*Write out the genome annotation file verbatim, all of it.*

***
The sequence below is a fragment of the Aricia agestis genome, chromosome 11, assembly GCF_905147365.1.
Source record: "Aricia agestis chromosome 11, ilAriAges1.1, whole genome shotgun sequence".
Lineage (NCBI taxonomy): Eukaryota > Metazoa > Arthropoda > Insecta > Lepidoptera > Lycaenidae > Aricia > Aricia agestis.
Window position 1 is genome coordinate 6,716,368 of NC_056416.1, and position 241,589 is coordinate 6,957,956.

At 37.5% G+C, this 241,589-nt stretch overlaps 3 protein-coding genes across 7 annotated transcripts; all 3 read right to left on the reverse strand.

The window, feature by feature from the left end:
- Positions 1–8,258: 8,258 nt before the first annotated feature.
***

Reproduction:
The sequence below is a fragment of the Aricia agestis genome, chromosome 11, assembly GCF_905147365.1.
Source record: "Aricia agestis chromosome 11, ilAriAges1.1, whole genome shotgun sequence".
Lineage (NCBI taxonomy): Eukaryota > Metazoa > Arthropoda > Insecta > Lepidoptera > Lycaenidae > Aricia > Aricia agestis.
Window position 1 is genome coordinate 6,716,368 of NC_056416.1, and position 241,589 is coordinate 6,957,956.

At 37.5% G+C, this 241,589-nt stretch overlaps 3 protein-coding genes across 7 annotated transcripts; all 3 read right to left on the reverse strand.

The window, feature by feature from the left end:
- Positions 1–8,258: 8,258 nt before the first annotated feature.